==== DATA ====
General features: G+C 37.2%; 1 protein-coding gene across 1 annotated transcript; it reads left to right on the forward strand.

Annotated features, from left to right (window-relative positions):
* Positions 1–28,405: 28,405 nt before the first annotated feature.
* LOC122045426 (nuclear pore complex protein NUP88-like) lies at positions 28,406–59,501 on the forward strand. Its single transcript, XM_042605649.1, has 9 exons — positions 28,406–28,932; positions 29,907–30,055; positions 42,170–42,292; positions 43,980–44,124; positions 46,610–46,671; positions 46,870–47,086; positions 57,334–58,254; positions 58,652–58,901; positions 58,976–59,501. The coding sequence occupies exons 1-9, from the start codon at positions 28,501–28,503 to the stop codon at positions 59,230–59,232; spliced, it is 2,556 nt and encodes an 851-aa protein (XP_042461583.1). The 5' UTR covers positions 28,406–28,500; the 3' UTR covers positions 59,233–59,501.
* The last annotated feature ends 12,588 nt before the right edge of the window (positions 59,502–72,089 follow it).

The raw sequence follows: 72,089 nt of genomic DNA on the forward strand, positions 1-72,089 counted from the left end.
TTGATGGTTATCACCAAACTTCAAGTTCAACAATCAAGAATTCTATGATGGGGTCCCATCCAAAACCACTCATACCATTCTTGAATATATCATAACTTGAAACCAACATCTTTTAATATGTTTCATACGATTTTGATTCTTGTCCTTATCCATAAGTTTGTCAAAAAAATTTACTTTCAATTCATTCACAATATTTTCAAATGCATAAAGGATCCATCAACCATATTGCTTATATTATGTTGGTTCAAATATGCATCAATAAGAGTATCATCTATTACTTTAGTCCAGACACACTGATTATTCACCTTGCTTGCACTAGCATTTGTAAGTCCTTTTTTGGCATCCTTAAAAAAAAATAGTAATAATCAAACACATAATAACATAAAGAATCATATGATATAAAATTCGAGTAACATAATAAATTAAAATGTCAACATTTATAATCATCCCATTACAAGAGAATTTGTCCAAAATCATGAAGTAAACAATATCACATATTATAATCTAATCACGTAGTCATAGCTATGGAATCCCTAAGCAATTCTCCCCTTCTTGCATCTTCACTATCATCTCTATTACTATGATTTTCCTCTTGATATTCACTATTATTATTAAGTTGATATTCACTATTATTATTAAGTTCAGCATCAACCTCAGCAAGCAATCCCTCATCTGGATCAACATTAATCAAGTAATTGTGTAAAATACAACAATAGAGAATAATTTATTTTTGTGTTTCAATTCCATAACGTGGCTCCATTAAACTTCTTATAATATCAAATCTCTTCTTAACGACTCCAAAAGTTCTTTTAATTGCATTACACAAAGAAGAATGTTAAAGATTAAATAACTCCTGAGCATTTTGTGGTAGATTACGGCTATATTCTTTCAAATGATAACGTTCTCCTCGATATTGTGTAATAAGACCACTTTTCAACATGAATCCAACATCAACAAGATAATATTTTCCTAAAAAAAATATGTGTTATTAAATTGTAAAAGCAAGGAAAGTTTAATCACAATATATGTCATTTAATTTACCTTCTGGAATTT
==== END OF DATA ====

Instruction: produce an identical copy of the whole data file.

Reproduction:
General features: G+C 37.2%; 1 protein-coding gene across 1 annotated transcript; it reads left to right on the forward strand.

Annotated features, from left to right (window-relative positions):
* Positions 1–28,405: 28,405 nt before the first annotated feature.
* LOC122045426 (nuclear pore complex protein NUP88-like) lies at positions 28,406–59,501 on the forward strand. Its single transcript, XM_042605649.1, has 9 exons — positions 28,406–28,932; positions 29,907–30,055; positions 42,170–42,292; positions 43,980–44,124; positions 46,610–46,671; positions 46,870–47,086; positions 57,334–58,254; positions 58,652–58,901; positions 58,976–59,501. The coding sequence occupies exons 1-9, from the start codon at positions 28,501–28,503 to the stop codon at positions 59,230–59,232; spliced, it is 2,556 nt and encodes an 851-aa protein (XP_042461583.1). The 5' UTR covers positions 28,406–28,500; the 3' UTR covers positions 59,233–59,501.
* The last annotated feature ends 12,588 nt before the right edge of the window (positions 59,502–72,089 follow it).

The raw sequence follows: 72,089 nt of genomic DNA on the forward strand, positions 1-72,089 counted from the left end.
TTGATGGTTATCACCAAACTTCAAGTTCAACAATCAAGAATTCTATGATGGGGTCCCATCCAAAACCACTCATACCATTCTTGAATATATCATAACTTGAAACCAACATCTTTTAATATGTTTCATACGATTTTGATTCTTGTCCTTATCCATAAGTTTGTCAAAAAAATTTACTTTCAATTCATTCACAATATTTTCAAATGCATAAAGGATCCATCAACCATATTGCTTATATTATGTTGGTTCAAATATGCATCAATAAGAGTATCATCTATTACTTTAGTCCAGACACACTGATTATTCACCTTGCTTGCACTAGCATTTGTAAGTCCTTTTTTGGCATCCTTAAAAAAAAATAGTAATAATCAAACACATAATAACATAAAGAATCATATGATATAAAATTCGAGTAACATAATAAATTAAAATGTCAACATTTATAATCATCCCATTACAAGAGAATTTGTCCAAAATCATGAAGTAAACAATATCACATATTATAATCTAATCACGTAGTCATAGCTATGGAATCCCTAAGCAATTCTCCCCTTCTTGCATCTTCACTATCATCTCTATTACTATGATTTTCCTCTTGATATTCACTATTATTATTAAGTTGATATTCACTATTATTATTAAGTTCAGCATCAACCTCAGCAAGCAATCCCTCATCTGGATCAACATTAATCAAGTAATTGTGTAAAATACAACAATAGAGAATAATTTATTTTTGTGTTTCAATTCCATAACGTGGCTCCATTAAACTTCTTATAATATCAAATCTCTTCTTAACGACTCCAAAAGTTCTTTTAATTGCATTACACAAAGAAGAATGTTAAAGATTAAATAACTCCTGAGCATTTTGTGGTAGATTACGGCTATATTCTTTCAAATGATAACGTTCTCCTCGATATTGTGTAATAAGACCACTTTTCAACATGAATCCAACATCAACAAGATAATATTTTCCTAAAAAAAATATGTGTTATTAAATTGTAAAAGCAAGGAAAGTTTAATCACAATATATGTCATTTAATTTACCTTCTGGAATTT